Delving back into bridge history, which to answer you is most necessarily required, it was the very reason the Aces (in 1968) were formed.  Since there does not appear to be another Ira Corn around, perhaps we need to take a harder look into what will be needed to serve as a winning substitute in order to keep North America’s bridge reputation in tact.


And now, back to recorded bridge history.


In 1970 (Sweden) and 1971 (Taiwan) the Aces won their first two World Championships, Bermuda Bowl (BB), with the team of Eisenberg, Goldman, Hamman, Jacoby, Lawrence and Wolff.  In 1972 with Soloway replacing Eisenberg we finished 2nd in the World Team Olympiad to the Blue Team.  In 1973-1975 we also lost the BB to the Blue Team, finishing 2nd each time.  The 1973 team (Guaruja, Brazil) was Blumenthal-Lawrence-Goldman and Jacoby-Hamman-Wolff playing in two threesomes.  In 1974 (Venice, Italy) our team was Blumenthal-Goldman, Murray-Kehela and Hamman-Wolff, while our 1975 (Hamilton, Bermuda) team was Kantar-Eisenberg, Soloway-John Swanson, Hamman-Wolff.


In 1976 the Aces did not qualify, although my team of Charlie Gabriel-John Fisher,Jim Hooker-Charlie Weed, Hamman-Wolff did win the GNT causing HW to have to break dates with Murray-Kehela and Soloway-Swanson in the Spingold since we then became locked in to the ITT as the qualifier.  We lost in the trials to Peter Pender’s team.  IN 1977 our team of Eisenberg-Kantar, Soloway-Swanson, Hamman-Wolff did win the ITT and won the WC (Manilla, Philippines).  In 1978 a new World Championship was created, featuring the World Open Pair and the Rosenblum Teams to be held every four years called the World Bridge Championship (WBC).  Since the WBC has become totally Transnational (players can play in all events with different nationalities) it has adopted a somewhat social reputation and although the events are nothing short of magnificent, at least for cross country competition, it has become insignificant.  It may be worth mentioning that in both 1978 (New Orleans) and 1982 (Biarritz, France), the first two years of its creation the teams which Hamman-Wolff were on, won the American bracket in the Rosenblum and went on to finish 3rd-4th in the event. Also the addition of the WBC meant that beginning in 1977 the Bermuda Bowl would be held only every other year instead of every year with both the WBC and the WTO (World Team Olympiad) each held every four years.


In 1979 we qualified for the ITT but lost to the Brachman team (who went on to win the WC in Brazil).  In 1980 our team of Passell-Hamilton, Soloway – I. Rubin, Hamman-Wolff went on to finish 2nd in the World Team Olympiad (Holland) losing to the French.  In 1981 we again lost in the ITT with Granovetter subbing for an ineligible Paul Soloway to complement the same team HW had in Holland in 1980.  In the years 1983, 1985, and 1987 HW won both the ITT and the WC held in Sweden (R. Rubin – M. Becker, Weichsel-Sontag, Hamman-Wolff), Sao Paulo Brazil (Pender-Ross, Martel-Stansby, Hamman-Wolff) and Ocho Rios, Jamaica (Lawrence, Pender had qualified but was too sick to play-Ross, Martel-Stansby, Hamman-Wolff),  In 1984 my team of Brachman-Andersen, Soloway-Goldman, Hamman-Wolff after winning the Spingold, then won the ITT but finished a dismal 5-8 in the WTO in Seattle losing to the Austrians in the quarter finals.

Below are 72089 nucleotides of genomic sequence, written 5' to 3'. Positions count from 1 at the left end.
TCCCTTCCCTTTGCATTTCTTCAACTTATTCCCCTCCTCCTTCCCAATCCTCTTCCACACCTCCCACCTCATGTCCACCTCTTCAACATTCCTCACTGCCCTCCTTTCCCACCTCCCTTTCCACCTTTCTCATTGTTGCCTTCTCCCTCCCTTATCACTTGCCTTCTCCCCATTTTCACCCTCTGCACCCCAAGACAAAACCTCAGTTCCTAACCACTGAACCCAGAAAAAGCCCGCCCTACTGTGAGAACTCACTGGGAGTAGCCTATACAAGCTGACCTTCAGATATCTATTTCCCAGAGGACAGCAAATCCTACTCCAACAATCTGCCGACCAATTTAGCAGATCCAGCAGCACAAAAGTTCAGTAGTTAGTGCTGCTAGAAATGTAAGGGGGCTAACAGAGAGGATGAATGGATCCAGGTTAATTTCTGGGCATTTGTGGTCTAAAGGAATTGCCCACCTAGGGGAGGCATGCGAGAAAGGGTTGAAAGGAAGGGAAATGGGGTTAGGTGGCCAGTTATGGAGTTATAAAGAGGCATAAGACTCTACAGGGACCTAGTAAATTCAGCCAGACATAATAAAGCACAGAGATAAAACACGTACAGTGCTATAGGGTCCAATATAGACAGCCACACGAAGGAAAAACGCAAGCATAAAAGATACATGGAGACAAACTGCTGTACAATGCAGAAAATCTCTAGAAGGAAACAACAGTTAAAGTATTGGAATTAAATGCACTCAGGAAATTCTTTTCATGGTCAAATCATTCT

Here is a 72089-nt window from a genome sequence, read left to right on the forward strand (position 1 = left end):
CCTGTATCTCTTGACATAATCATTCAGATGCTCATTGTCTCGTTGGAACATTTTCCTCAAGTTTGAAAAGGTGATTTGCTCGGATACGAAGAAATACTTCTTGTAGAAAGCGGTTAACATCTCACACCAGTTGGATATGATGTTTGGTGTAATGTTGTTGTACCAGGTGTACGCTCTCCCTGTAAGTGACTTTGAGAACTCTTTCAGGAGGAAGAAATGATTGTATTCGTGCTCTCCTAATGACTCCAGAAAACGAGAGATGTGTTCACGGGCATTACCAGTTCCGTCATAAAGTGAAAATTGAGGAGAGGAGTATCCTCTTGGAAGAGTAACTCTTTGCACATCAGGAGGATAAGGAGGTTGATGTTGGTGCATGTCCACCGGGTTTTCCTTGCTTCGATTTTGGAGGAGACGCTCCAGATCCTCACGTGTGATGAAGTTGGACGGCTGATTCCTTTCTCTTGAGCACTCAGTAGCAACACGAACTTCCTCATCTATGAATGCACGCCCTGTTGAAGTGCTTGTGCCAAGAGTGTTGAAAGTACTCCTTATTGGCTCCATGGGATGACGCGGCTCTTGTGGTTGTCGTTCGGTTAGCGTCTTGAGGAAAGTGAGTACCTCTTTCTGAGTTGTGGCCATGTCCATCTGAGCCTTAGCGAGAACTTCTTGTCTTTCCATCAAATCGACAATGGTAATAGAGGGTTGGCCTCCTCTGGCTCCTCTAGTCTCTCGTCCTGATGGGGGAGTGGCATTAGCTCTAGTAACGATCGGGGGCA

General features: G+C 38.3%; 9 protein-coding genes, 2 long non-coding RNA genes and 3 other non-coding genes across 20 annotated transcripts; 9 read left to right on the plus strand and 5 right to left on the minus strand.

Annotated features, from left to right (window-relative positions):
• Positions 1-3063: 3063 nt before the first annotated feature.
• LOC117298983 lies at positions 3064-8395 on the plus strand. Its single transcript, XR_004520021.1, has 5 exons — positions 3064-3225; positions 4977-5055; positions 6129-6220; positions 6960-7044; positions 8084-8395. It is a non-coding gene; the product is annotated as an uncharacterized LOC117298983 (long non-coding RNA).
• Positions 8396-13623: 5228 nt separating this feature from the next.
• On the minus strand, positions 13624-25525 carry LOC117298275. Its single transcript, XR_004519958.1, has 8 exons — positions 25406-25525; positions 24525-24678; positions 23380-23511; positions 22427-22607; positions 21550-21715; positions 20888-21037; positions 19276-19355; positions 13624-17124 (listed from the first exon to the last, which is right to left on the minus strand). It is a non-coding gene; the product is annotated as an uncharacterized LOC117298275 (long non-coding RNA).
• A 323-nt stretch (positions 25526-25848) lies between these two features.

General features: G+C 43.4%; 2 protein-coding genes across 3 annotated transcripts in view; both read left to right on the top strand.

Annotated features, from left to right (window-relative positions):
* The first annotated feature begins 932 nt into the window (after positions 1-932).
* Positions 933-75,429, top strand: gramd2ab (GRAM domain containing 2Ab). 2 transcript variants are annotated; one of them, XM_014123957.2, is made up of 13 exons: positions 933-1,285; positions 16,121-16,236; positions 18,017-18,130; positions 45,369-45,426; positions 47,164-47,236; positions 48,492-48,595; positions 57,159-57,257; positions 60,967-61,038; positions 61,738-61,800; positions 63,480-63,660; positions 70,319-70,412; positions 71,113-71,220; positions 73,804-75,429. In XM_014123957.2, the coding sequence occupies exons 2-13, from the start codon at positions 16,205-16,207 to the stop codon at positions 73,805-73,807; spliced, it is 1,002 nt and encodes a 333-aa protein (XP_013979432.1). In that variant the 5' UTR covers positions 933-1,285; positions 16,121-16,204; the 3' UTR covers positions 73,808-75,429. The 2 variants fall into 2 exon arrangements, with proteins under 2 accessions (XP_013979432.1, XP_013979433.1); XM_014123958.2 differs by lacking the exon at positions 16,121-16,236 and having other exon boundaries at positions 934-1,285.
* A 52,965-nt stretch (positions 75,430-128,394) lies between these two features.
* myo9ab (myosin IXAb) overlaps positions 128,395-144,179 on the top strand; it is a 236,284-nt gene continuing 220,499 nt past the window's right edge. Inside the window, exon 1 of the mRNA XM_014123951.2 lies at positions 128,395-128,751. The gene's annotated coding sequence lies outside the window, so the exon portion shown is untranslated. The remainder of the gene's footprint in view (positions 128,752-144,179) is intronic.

In 1986 my team of Jim Jacoby-Hamman, Seymon Deutsch-Wolff won the GNT, playing four handed and then after adding Meckstroth-Rodwell for the trials won the ITT qualifying us and then winning the WTO in Venice, Italy for the 1st and only time the USA has ever won the event.  Meckwell played straight through and Hamman and I played half the time with each other and the other half with our other partner, Hamman with Jacoby and me with Deutsch.  In both 1989 and 1991 we failed to qualify for the team.  In 1992 Seymon’s team including Zia, then ineligible to represent the USA of Rosenberg and Meckwell won the Spingold and then added HW to their team for Salsamaggiore, Italy and the WTO.  We lost in the finals, again to a great playing (and super ethical) French team.  In 1993 we did not qualify, but in 1995 (first year of the new trials) our team of Nickell-Freeman, Meckwell, and Hamman-Wolff won the BB in Beijing China, fortunately qualifying for the later stages and then beating what, at least up to then, was the best team in the event, Canada (Molson-Baran, Gitelman-Mittelman, and Kokish-Silver).  They deserved to win, but we got the luck when it counted and they probably tired toward the end.  In 1997 my team of Freeman-Nickell, Meckwell and Hamman-Wolff won the right to play the BB in Hammamet, Tunisia and while playing great got to the finals again losing to the French, and although our team played very well beating some great teams including the other American team and the Italians along the way we lost to the French who again deserved to win.